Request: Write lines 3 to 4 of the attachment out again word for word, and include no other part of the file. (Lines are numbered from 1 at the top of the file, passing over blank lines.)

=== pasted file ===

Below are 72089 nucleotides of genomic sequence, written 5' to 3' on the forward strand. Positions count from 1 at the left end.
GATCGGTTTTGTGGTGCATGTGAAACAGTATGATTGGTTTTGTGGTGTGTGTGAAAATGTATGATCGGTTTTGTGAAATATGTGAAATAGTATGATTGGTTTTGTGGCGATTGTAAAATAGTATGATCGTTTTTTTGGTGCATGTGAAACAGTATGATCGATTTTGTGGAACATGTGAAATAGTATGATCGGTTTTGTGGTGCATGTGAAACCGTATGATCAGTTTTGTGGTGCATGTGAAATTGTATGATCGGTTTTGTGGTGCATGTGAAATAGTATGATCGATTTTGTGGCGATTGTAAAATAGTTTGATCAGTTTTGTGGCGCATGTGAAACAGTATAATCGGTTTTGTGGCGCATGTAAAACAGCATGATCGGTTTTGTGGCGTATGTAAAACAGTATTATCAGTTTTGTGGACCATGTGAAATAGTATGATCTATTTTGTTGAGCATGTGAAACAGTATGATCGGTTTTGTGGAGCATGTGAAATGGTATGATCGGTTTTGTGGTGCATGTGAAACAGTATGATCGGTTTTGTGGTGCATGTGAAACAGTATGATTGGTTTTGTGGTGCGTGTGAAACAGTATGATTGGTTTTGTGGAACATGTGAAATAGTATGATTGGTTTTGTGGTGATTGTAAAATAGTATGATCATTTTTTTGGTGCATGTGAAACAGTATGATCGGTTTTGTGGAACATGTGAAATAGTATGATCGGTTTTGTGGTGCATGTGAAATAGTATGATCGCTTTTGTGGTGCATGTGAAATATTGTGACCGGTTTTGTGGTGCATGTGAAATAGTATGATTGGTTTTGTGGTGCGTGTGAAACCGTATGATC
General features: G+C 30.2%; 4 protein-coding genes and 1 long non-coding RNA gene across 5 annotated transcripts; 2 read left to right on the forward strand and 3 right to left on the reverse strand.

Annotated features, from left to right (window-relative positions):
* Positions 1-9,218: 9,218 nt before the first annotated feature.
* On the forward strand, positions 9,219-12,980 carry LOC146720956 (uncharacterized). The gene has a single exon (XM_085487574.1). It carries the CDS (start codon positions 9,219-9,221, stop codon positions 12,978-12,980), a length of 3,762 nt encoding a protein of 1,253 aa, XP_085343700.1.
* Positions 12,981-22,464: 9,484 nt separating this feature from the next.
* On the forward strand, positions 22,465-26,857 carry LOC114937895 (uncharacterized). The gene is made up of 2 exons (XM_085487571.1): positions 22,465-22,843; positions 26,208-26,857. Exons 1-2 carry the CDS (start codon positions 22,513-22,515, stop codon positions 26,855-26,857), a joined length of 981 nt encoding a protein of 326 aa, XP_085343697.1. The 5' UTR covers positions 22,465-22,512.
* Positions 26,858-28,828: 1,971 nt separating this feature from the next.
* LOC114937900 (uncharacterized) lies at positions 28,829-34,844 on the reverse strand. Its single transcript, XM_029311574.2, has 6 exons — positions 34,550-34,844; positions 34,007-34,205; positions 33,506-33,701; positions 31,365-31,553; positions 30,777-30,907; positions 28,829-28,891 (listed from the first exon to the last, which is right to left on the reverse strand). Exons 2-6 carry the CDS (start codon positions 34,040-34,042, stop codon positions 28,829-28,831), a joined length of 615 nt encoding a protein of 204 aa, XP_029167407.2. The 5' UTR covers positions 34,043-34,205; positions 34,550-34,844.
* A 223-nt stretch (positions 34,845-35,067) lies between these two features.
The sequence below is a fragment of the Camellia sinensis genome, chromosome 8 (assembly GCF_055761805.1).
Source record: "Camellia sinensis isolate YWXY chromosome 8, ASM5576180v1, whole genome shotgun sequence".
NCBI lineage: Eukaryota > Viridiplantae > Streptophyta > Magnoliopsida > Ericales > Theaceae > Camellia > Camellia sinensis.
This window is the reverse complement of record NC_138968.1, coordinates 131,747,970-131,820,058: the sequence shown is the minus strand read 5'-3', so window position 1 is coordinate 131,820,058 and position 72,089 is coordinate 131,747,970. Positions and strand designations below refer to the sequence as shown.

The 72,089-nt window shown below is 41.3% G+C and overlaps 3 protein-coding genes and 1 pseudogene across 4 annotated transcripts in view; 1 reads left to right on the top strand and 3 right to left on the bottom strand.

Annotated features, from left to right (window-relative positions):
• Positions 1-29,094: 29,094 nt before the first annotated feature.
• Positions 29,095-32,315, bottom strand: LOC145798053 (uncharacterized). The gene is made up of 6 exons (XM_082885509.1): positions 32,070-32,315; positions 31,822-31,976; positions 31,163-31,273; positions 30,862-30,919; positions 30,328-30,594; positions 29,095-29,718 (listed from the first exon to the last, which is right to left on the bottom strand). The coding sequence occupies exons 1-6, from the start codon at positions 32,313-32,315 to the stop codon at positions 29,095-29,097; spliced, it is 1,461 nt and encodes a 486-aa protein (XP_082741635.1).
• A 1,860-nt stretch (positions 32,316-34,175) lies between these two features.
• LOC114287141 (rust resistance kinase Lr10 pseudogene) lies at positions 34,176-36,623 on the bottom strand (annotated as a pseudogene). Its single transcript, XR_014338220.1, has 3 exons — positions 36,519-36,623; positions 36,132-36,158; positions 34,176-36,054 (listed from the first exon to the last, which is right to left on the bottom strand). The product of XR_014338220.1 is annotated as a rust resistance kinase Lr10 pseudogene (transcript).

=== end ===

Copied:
General features: G+C 30.2%; 4 protein-coding genes and 1 long non-coding RNA gene across 5 annotated transcripts; 2 read left to right on the forward strand and 3 right to left on the reverse strand.

Annotated features, from left to right (window-relative positions):